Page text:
10. CC1 CC2 CC3 CC4 CC5 CC6 CC7 ALU ALU IM IM IM IM Reg Reg Reg Reg DM DM DM Reg IF/ID ID/EX EX/MEM MEM/WB LW R1, 0(R2) Forwarding is now through MEM/WB IF/ID ID/EX EX/MEM IF/ID MEM/WB ALU ALU SUB R4, R1, R5 ALU AND R6, R1, R7 ALU OR no longer requires forwarding ALU OR R8, R1, R9 ALU • Stall in the Pipeline • No instruction begins in CC3 • No instruction completes in CC6 CS555A – Real-Time Embedded Systems Stevens Institute of Technology

  11. Tabular View of Pipelining CS555A – Real-Time Embedded Systems Stevens Institute of Technology

  12. Assumptions Made To-Date • All memory operations take the same amount of time to complete • Each memory operation must complete before the next one can begin • Monolithic memory system: no structure CS555A – Real-Time Embedded Systems Stevens Institute of Technology

  13. Example: Perfect Memory ALU IF WB MEM ALU IF WB MEM ALU IF WB MEM ALU IF WB MEM • If every memory access takes 1 cycle, then, assuming our 5 stage pipeline, this program fragment takes 8 cycles ID ID ID ID CS555A – Real-Time Embedded Systems Stevens Institute of Technology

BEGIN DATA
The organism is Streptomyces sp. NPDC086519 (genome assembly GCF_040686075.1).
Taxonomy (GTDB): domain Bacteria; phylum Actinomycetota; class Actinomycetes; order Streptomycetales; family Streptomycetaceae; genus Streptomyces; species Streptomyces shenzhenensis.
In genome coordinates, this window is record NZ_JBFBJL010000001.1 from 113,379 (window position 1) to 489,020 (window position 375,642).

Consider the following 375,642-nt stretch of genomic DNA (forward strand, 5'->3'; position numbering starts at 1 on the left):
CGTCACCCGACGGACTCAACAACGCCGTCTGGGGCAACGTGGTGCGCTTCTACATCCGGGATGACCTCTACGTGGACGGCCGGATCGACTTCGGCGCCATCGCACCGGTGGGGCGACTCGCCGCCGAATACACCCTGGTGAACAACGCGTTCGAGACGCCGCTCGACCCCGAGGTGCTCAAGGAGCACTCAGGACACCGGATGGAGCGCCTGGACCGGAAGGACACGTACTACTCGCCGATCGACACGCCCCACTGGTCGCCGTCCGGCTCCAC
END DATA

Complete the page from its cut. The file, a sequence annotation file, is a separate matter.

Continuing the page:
14. Storage-Device Hierarchy 0.25-0.5 ns The CPU can access registers in one CPU clock cycle. 0.5-20 ns 80-250 ns 4 HZ CPU Cycle T=0.25 ns Increasing Access Time CS555A – Real-Time Embedded Systems Stevens Institute of Technology

  15. Example: Real Memory ALU WB bubble IF MEM bubble bubble IF bubble IF • If memory references take more than one cycle, then there will be a lot of stalls • Every instruction requires an instruction memory reference • Every Load or Store requires a memory reference ID ID CS555A – Real-Time Embedded Systems Stevens Institute of Technology